Feature selection via grid search in supervised models

Feature selection is probably the most important part of machine learning, as well as hyperparameter tuning. How can we select the right set of features? Is it related to the model hyperparameters?

Let’s see an example in Python.

The purpose of feature selection

Feature selection is one of the most fascinating and probably underestimated fields in machine learning. Many people give too much importance to the model and think that a complex model will learn automatically which are the most important variables to use.

My experience as a data scientist has proven that simple algorithms are able to generalize better than complicated ones and that feature selection is often more important than the model itself. If you choose the wrong features, no model will learn anything. If you choose the right features, even a simple model could achieve good results.

Unsupervised or supervised?

Unsupervised feature selection involves techniques that don’t rely on some model efficiency but rely only on data. They are applied before any model training, so they are model-free. Such techniques are, for example, choosing the most correlated variables to the target variable using Pearson’s correlation coefficient, chi-square, mutual information and so on. This kind of feature selection is quite powerful, but sometimes it can be unreliable if it’s not followed by a proper model. For example, Pearson’s correlation coefficient measures linear correlation, but if the model is non-linear, the features selected by a linear approach may not be the best set possible.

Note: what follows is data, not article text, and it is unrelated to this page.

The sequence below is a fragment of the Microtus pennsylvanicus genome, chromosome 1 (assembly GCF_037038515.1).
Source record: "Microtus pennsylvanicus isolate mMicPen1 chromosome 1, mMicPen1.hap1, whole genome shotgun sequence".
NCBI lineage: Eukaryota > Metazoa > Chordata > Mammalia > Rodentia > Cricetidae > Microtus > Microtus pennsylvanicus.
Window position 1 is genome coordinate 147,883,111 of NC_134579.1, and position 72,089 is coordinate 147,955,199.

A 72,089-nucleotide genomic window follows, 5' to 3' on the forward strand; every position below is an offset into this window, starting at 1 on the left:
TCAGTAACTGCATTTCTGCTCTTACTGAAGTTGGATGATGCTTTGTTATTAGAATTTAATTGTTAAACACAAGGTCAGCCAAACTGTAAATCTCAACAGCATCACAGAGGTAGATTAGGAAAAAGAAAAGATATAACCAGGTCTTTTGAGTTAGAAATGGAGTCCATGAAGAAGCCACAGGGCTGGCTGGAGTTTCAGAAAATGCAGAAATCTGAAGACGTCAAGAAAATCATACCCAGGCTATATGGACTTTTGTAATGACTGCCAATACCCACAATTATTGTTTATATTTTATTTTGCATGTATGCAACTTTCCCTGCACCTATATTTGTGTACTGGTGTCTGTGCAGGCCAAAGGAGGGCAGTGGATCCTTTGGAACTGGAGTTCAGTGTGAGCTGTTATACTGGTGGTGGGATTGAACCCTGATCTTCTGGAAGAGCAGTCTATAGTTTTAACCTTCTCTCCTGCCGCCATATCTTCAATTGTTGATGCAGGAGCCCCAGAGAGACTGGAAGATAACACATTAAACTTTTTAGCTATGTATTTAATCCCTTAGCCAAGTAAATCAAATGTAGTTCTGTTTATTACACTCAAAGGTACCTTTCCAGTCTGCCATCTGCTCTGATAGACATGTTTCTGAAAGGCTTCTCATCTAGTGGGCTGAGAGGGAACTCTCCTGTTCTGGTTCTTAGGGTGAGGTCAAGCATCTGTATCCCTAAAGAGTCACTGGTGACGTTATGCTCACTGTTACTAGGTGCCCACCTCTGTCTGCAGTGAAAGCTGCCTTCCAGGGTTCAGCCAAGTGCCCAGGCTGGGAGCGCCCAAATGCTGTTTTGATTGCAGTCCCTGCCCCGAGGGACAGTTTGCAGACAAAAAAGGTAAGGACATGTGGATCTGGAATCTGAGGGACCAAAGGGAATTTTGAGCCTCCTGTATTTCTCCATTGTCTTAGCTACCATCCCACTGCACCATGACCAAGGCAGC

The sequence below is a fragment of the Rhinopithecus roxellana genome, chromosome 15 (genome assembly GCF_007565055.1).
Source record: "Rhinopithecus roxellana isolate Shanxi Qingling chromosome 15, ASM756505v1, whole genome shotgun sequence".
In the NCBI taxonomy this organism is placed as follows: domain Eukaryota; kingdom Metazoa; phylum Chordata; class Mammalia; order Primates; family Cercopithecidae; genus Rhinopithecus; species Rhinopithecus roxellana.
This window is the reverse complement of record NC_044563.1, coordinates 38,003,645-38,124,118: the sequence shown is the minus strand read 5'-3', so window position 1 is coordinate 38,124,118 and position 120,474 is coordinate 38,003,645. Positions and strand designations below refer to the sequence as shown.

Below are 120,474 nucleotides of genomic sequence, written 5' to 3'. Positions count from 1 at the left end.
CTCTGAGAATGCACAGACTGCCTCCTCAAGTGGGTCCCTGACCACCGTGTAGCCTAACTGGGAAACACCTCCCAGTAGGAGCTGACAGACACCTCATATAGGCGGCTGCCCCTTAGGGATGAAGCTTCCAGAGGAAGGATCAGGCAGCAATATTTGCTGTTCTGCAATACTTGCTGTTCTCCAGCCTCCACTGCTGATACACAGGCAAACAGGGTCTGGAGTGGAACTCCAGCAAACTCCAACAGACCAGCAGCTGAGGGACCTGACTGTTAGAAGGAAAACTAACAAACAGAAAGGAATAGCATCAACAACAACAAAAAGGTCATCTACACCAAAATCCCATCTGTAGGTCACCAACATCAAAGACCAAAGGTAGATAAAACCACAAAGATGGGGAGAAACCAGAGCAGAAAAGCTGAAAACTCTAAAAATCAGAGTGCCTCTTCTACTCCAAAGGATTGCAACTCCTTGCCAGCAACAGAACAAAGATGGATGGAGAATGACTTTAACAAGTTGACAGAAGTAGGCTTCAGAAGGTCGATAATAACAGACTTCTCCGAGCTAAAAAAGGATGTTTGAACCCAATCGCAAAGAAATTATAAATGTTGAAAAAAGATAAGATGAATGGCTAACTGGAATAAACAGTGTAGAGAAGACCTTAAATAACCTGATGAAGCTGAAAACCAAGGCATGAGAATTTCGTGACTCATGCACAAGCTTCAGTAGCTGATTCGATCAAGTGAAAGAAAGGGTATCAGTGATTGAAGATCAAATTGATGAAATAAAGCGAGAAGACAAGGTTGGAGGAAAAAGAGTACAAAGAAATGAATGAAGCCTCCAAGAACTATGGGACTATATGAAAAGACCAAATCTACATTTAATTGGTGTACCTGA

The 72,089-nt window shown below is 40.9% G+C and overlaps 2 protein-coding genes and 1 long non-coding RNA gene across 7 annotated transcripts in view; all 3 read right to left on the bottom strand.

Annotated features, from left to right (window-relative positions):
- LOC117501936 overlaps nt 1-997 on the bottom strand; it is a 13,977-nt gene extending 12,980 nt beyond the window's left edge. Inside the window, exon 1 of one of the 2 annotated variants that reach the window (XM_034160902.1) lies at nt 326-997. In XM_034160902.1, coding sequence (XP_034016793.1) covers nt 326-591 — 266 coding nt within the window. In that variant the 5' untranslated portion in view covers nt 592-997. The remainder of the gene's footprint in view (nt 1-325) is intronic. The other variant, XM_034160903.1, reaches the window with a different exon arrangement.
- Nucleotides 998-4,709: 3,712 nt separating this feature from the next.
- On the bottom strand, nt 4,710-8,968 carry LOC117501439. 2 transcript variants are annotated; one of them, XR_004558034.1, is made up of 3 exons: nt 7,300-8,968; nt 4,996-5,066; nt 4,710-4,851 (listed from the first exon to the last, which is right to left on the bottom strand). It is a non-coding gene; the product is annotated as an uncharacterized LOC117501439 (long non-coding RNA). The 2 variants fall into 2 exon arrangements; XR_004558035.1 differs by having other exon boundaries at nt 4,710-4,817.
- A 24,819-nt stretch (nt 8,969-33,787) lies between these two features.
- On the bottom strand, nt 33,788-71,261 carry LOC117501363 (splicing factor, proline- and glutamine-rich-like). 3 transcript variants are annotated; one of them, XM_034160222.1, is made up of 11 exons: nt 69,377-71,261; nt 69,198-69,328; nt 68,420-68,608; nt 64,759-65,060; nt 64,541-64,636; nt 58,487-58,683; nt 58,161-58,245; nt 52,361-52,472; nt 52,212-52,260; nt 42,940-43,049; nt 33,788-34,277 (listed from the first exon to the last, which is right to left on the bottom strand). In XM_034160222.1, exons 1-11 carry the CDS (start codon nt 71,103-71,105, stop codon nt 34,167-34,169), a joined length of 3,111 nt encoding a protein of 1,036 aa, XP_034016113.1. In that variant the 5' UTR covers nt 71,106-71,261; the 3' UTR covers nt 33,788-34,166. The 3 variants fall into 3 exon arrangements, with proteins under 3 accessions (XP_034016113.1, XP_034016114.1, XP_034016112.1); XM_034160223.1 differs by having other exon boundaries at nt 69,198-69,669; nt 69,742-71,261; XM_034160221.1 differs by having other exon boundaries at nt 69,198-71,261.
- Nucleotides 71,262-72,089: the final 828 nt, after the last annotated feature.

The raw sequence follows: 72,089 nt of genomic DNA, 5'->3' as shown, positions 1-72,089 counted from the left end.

Supervised feature selection chooses the best set of input features that maximize a model performance. This kind of feature selection is model-dependent because different models may think about input data in different waysand consider the feature importance under different points of view. We want a good model, so searching for a feature set that maximizes our model’s performance is reasonable, but we must choose the model a priori and this choice can make a bias in our analysis.

A mixed approach